This support of the minister should not be done in the way of charity, or alms, but as a matter of right; and, if the people are able, it ought to exceed his bare necessity, that he may be able to be exemplary in acts of hospitality…

Our pastors need our support through trials they face; pastors are not perfect, they have struggles like everyone else. Pastors need their congregation to step up to the plate and take on responsibilities within the church so they can continue their work; this is part of the shared burden within the church and a sense of solidarity that the work cannot be done if we’re not all working together. Pastors also need to be paid a fair salary so they can support their family.

I once heard a pastor say that approximately 10% of church members do 90% of the work. It’s nice when you see people volunteering at church; it allows programs to continue and outreach to be done. But if it’s always the same people doing all the work, then they’re going to burn out sooner or later. If you’re not currently serving somewhere in your church, and you’re able, start inquiring about where you can step in to help those who serve regularly.

Paul wrote to Timothy saying,
“At my first defense, no one came to my support, but everyone deserted me. May it not be held against them.” (2 Tim. 4:16)

And to the church in Corinth:
“If others have this right of support from you, shouldn’t we have it all the more? But we did not use this right. On the contrary, we put up with anything rather than hinder the gospel of Christ.” (1 Cor. 9:12)

All of these duties “are to be performed in love to our Lord Jesus Christ,” says Jones. He references John 14:15, “If you love me, keep my commands.”

We’ve talked a lot about the pastor, but the pastor’s wife also needs our support and prayers. Crosswalk contributor Kelly O’Dell Stanley reminds us to give the pastor’s wife her time:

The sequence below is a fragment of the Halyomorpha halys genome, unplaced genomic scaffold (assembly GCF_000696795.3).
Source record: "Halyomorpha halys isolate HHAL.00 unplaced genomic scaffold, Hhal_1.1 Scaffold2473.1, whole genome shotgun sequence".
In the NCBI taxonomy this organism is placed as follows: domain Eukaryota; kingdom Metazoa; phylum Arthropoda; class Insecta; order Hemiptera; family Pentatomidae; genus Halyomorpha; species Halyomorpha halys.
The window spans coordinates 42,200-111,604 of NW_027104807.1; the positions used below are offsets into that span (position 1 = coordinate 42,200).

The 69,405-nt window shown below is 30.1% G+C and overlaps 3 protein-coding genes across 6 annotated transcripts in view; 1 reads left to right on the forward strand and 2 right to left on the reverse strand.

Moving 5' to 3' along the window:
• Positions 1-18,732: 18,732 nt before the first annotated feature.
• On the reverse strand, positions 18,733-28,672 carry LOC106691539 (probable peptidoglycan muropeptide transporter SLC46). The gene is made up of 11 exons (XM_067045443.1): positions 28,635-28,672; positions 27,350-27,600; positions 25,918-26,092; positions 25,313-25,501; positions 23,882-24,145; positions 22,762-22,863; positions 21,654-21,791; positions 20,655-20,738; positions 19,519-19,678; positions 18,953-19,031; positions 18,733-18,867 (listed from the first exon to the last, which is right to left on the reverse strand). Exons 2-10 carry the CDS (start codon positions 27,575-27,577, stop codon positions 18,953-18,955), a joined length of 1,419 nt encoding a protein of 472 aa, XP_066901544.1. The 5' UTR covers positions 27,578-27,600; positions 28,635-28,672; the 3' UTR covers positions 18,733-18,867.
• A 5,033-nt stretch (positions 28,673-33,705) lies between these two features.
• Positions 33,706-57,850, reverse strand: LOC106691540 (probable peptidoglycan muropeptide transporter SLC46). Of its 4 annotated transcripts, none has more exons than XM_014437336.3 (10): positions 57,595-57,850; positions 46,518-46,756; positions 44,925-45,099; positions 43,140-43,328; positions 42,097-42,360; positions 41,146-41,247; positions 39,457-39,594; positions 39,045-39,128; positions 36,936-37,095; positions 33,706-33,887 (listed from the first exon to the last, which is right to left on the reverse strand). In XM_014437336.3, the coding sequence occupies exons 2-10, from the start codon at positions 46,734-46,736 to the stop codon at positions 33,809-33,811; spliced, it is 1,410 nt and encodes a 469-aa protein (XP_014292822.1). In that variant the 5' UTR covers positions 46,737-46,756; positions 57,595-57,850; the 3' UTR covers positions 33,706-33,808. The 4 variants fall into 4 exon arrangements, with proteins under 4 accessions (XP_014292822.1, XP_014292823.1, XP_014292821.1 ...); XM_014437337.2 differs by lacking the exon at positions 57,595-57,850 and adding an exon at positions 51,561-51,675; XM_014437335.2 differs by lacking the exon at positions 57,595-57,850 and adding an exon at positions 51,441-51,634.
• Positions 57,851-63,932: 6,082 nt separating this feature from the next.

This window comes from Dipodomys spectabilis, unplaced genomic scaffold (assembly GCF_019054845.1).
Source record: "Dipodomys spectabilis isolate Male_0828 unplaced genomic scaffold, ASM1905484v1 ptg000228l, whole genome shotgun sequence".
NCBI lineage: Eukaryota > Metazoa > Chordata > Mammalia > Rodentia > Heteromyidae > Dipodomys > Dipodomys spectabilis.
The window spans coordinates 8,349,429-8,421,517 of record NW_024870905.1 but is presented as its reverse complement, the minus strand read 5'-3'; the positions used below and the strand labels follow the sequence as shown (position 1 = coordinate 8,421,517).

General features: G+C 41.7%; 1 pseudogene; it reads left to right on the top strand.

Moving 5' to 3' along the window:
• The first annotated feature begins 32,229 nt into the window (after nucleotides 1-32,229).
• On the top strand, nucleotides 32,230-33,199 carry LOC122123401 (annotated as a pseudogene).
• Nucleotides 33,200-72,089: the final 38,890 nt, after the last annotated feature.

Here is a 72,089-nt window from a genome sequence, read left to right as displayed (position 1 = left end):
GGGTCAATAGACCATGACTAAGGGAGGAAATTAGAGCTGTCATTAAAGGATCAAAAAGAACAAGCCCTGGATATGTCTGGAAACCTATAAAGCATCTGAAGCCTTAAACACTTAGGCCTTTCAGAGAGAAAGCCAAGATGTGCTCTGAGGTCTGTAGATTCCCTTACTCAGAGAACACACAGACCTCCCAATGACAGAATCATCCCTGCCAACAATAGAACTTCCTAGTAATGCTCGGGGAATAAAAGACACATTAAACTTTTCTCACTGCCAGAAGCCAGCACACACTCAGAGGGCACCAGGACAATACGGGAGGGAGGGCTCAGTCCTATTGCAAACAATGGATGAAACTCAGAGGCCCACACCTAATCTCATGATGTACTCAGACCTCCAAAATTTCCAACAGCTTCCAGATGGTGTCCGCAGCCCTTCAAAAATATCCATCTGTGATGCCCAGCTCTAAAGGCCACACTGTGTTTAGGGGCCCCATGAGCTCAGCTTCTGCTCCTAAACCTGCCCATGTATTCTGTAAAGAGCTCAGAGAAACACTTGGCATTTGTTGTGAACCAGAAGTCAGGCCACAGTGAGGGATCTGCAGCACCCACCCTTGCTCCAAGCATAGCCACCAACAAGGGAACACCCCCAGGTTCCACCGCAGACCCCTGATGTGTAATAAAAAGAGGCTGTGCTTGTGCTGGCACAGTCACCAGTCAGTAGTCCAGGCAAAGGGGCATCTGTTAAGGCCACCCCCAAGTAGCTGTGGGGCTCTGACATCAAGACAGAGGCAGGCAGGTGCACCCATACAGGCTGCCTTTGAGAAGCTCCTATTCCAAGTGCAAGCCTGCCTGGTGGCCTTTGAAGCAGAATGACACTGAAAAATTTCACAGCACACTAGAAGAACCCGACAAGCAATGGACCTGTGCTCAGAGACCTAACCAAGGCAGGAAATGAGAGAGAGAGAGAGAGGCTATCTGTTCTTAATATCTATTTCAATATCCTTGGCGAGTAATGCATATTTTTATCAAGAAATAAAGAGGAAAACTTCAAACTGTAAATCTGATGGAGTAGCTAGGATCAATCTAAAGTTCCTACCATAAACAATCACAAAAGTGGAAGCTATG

“Don’t assault her with problems and petty complaints when she walks in the church doors, and unless it’s urgent, don’t pull her out of the church service to tell her details of your latest drama. If you can, give her time to come before God on her own. To let God renew and refresh her, and to allow her to unburden herself of the week’s worries.”

We should want our pastors and their wives to be refreshed and renewed in God. One good question to ask before you take your problem to your pastor or pastor’s wife is, ‘Have I taken this to God first?’

Kelly O’Dell Stanley offers this prayer for pastors and their family:

Dear Lord, it is an honor and a privilege to serve You. But some roles, like that of a pastor and his wife, come with weighty expectations. Help me not to place unreasonable expectations on those who serve You, and replace my judgment and criticism with passionate prayer and generosity of spirit. Thank You for the dedication of my pastor’s wife. Thank You for the woman she is—the good and bad, the strong and the weak. Show me how to love her just as she is, and teach me to appreciate the particular ways You have designed her to fulfill it. In Jesus’ name I pray, amen.

Related articles:
5 Things Your Pastor’s Wife Needs (But Doesn’t Know How to Ask For)
5 Ways to Pray for Your Church
7 Reasons Worshipers Need the Church
How the “Me First” Mentality is Ruining the Church

Related video: Do I need to obey my pastor?-Joe Thorn from christianitydotcom2 on GodTube.

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Publication date: February 9, 2017

Liz Kanoy is an editor for